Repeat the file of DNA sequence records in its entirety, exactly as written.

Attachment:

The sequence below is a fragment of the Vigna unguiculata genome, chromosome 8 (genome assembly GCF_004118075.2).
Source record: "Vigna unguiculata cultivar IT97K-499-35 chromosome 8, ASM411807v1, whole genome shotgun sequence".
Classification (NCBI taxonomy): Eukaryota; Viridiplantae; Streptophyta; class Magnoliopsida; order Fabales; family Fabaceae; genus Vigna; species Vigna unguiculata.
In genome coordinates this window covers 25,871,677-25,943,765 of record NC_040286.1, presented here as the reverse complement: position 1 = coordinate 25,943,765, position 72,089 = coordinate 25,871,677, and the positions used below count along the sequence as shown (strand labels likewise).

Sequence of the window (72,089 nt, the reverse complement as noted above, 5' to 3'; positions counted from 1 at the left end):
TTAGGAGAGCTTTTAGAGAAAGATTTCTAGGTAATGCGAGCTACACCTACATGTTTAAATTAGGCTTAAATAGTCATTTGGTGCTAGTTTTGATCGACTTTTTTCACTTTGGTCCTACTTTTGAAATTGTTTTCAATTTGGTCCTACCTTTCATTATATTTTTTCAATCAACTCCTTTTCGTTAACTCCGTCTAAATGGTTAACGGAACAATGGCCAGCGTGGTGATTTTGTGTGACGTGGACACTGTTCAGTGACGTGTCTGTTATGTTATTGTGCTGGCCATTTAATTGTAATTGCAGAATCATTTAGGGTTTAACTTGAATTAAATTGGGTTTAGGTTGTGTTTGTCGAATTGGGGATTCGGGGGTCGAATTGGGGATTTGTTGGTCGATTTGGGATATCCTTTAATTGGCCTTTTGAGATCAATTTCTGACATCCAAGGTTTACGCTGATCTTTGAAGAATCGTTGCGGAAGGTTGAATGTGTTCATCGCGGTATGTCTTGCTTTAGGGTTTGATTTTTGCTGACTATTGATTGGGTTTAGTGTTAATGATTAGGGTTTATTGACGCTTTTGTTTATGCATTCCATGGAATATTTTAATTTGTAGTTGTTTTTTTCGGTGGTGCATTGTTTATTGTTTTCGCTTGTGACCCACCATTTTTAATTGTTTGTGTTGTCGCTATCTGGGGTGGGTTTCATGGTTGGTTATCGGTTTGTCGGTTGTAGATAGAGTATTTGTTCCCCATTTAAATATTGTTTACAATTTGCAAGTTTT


The sequence below is a fragment of the Vigna unguiculata genome, chromosome 8 (genome assembly GCF_004118075.2).
Source record: "Vigna unguiculata cultivar IT97K-499-35 chromosome 8, ASM411807v1, whole genome shotgun sequence".
Classification (NCBI taxonomy): Eukaryota; Viridiplantae; Streptophyta; class Magnoliopsida; order Fabales; family Fabaceae; genus Vigna; species Vigna unguiculata.
In genome coordinates this window covers 25,871,677-25,943,765 of record NC_040286.1, presented here as the reverse complement: position 1 = coordinate 25,943,765, position 72,089 = coordinate 25,871,677, and the positions used below count along the sequence as shown (strand labels likewise).

Sequence of the window (72,089 nt, the reverse complement as noted above, 5' to 3'; positions counted from 1 at the left end):
TTAGGAGAGCTTTTAGAGAAAGATTTCTAGGTAATGCGAGCTACACCTACATGTTTAAATTAGGCTTAAATAGTCATTTGGTGCTAGTTTTGATCGACTTTTTTCACTTTGGTCCTACTTTTGAAATTGTTTTCAATTTGGTCCTACCTTTCATTATATTTTTTCAATCAACTCCTTTTCGTTAACTCCGTCTAAATGGTTAACGGAACAATGGCCAGCGTGGTGATTTTGTGTGACGTGGACACTGTTCAGTGACGTGTCTGTTATGTTATTGTGCTGGCCATTTAATTGTAATTGCAGAATCATTTAGGGTTTAACTTGAATTAAATTGGGTTTAGGTTGTGTTTGTCGAATTGGGGATTCGGGGGTCGAATTGGGGATTTGTTGGTCGATTTGGGATATCCTTTAATTGGCCTTTTGAGATCAATTTCTGACATCCAAGGTTTACGCTGATCTTTGAAGAATCGTTGCGGAAGGTTGAATGTGTTCATCGCGGTATGTCTTGCTTTAGGGTTTGATTTTTGCTGACTATTGATTGGGTTTAGTGTTAATGATTAGGGTTTATTGACGCTTTTGTTTATGCATTCCATGGAATATTTTAATTTGTAGTTGTTTTTTTCGGTGGTGCATTGTTTATTGTTTTCGCTTGTGACCCACCATTTTTAATTGTTTGTGTTGTCGCTATCTGGGGTGGGTTTCATGGTTGGTTATCGGTTTGTCGGTTGTAGATAGAGTATTTGTTCCCCATTTAAATATTGTTTACAATTTGCAAGTTTT